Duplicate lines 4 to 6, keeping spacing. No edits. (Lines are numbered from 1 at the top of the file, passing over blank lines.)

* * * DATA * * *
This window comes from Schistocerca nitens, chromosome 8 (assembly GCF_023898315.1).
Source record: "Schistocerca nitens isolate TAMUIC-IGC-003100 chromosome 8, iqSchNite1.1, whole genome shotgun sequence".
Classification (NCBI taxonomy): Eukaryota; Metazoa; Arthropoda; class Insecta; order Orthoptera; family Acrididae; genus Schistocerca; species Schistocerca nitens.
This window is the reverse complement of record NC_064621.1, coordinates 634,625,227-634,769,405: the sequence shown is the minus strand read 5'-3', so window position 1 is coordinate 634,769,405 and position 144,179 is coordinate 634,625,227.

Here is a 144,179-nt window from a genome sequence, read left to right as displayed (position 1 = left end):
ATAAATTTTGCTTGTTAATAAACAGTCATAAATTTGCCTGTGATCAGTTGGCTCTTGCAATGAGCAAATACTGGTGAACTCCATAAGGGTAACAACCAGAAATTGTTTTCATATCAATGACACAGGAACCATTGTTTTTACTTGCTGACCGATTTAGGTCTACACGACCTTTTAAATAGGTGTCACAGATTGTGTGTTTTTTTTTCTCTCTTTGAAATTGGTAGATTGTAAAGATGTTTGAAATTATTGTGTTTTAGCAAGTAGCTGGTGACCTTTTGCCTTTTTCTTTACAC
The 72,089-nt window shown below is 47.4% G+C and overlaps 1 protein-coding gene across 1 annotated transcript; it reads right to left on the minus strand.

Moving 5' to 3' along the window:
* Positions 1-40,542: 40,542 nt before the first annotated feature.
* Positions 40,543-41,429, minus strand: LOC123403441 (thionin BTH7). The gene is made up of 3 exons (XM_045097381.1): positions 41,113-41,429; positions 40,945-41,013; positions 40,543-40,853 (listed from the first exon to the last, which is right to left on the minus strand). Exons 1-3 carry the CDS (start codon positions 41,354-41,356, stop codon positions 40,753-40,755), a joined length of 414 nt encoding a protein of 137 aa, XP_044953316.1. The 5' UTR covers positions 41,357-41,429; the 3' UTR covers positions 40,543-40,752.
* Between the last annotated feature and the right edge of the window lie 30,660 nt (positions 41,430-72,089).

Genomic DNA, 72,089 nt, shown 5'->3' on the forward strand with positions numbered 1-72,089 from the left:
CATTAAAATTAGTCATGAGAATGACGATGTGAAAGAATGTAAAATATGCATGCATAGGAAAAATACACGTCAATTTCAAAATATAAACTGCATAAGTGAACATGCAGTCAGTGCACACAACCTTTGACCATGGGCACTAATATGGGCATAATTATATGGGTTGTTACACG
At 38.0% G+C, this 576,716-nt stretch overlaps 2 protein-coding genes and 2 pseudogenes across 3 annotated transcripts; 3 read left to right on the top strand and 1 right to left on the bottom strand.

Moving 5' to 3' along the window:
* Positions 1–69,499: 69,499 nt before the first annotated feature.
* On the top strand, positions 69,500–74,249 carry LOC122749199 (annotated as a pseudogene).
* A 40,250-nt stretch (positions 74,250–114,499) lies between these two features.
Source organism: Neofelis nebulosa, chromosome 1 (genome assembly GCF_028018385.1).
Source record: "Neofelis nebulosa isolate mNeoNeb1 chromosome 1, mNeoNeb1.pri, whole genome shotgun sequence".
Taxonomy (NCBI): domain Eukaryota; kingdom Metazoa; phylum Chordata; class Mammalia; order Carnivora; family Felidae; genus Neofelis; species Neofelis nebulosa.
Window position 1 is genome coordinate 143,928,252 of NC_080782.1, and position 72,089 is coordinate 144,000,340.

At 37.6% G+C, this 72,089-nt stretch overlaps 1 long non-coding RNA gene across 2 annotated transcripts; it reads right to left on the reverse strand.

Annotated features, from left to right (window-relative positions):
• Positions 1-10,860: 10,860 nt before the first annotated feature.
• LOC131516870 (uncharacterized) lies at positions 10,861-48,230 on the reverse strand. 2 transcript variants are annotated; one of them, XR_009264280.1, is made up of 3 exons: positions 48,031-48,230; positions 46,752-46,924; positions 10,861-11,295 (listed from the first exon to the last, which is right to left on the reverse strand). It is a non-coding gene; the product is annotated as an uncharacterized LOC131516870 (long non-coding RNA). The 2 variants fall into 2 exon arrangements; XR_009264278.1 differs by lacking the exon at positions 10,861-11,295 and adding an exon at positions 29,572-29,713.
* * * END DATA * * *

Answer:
This window is the reverse complement of record NC_064621.1, coordinates 634,625,227-634,769,405: the sequence shown is the minus strand read 5'-3', so window position 1 is coordinate 634,769,405 and position 144,179 is coordinate 634,625,227.

Here is a 144,179-nt window from a genome sequence, read left to right as displayed (position 1 = left end):
ATAAATTTTGCTTGTTAATAAACAGTCATAAATTTGCCTGTGATCAGTTGGCTCTTGCAATGAGCAAATACTGGTGAACTCCATAAGGGTAACAACCAGAAATTGTTTTCATATCAATGACACAGGAACCATTGTTTTTACTTGCTGACCGATTTAGGTCTACACGACCTTTTAAATAGGTGTCACAGATTGTGTGTTTTTTTTTCTCTCTTTGAAATTGGTAGATTGTAAAGATGTTTGAAATTATTGTGTTTTAGCAAGTAGCTGGTGACCTTTTGCCTTTTTCTTTACAC